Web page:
Practicing Attachment Parenting in Older Children

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The term "attachment parenting" usually brings to mind practices like wearing your baby in a sling or co-sleeping or nursing on demand. But staying close and connected to your child isn't something that should stop as your child gets older, into their preschool and school-age years and beyond. (And in fact, if you want to have a strong relationship with your child when he hits the potentially turbulent teen years, it's especially important that you maintain a strong bond and establish good communication habits now, while your child is in grade school and is more likely to be willing to talk to you about what's going on in his life.) Here are some ideal ways you can practice attachment parenting with older children.

Know Your Child's Friends and People Who Are Close

If your child has been invited to a playdate at a friend's house, be sure to ask the parents of your child's friend some very important key questions such as whether they keep guns in the house and who will be there to supervise the children. Get to know who all your child's friends are and who she socialized with at school.

Suss out whether or not each friend is a good, supportive, empathetic, and kind person, or a toxic friend who you do not like and who could be a bad influence on your child.

Make Daily Communication a Habit

Establish regular times to talk with your child one-on-one, whether it's at bedtime, during dinner, in the car ride to school. Set aside distractions, like the cell phone; beware of how much "phubbing," or phone-snubbing has negatively affected our social relationships and try to focus on your child when you speak to him instead of being distracted and checking email or messages.

Have Dinner With Your Child Regularly

Studies have shown that simply eating dinner together regularly with kids is associated with numerous benefits for kids, including better grades, reduced risk of obesity, and better mental, social, and emotional skills. Even if you can't make every night family dinner night in your home, you can find creative solutions to connect with your kids at mealtime, such as talking while snacking before and after an after-school activity or setting aside a little extra time in the morning for a nice and healthy family breakfast.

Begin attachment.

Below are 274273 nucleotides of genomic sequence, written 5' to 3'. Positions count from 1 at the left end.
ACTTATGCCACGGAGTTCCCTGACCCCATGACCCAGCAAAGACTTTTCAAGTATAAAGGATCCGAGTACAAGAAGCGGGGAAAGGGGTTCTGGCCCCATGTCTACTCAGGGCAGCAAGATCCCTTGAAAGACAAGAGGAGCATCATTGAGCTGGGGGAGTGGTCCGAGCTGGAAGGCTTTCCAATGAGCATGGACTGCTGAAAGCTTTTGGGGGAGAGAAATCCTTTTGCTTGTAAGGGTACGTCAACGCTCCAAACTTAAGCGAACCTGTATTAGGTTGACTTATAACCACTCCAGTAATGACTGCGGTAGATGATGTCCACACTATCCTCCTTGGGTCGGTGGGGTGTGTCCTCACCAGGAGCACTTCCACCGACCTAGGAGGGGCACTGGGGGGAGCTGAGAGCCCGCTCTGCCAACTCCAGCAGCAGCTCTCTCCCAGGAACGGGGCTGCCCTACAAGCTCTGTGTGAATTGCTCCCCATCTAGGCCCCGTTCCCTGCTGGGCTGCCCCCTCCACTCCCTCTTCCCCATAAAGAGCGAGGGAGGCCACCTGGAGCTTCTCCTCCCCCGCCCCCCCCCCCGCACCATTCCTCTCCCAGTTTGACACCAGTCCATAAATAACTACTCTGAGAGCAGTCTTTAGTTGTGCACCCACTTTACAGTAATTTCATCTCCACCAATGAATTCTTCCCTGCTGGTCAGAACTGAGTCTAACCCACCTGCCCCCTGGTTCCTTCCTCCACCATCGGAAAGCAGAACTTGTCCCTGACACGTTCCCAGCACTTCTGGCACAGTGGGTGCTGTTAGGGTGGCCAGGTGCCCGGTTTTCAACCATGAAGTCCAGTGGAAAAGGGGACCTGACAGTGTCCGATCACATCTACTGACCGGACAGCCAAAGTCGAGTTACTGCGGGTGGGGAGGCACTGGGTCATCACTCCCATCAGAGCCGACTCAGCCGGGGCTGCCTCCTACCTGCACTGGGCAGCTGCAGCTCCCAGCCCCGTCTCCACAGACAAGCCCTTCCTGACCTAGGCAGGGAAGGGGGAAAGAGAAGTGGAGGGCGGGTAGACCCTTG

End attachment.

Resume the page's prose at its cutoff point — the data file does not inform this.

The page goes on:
Have Fun With Your Child

Research shows that when parents play with their kids and have fun with them, kids are less likely to develop depression and anxiety and are more likely to become compassionate and empathetic people.

Be Someone Your Child Can Talk to Easily

When you show your child that you are really listening and want to hear what he has to say, and you share some personal things about yourself and open up to your child, you are establishing a good foundation upon which your child will feel more comfortable talking to you about things.

This openness and communication will become invaluable as your child grows and may need to one day talk to you about something difficult in his life.

Discipline With Love

Discipline should be more about teaching rather than punishment, yelling, or hitting kids. Parents who are firm but who are loving when they correct their children's bad behavior allow their kids to feel secure in two important ways: by letting them know that there are boundaries and rules that they need to obey for their health, safety, and well-being, and by reassuring them that while you expect them to behave well and make good choices, your love for them is steadfast and strong.

Find Ways to Say "I Love You" Every Day

Something as simple as taking a minute to hug when you say goodbye in the morning or hello at the end of the day is one of the many ways you can show your child how much you love her every single day and is an important part of attachment parenting.

By Katherine Lee
Katherine Lee is a parenting writer and a former editor at Parenting and Working Mother magazines.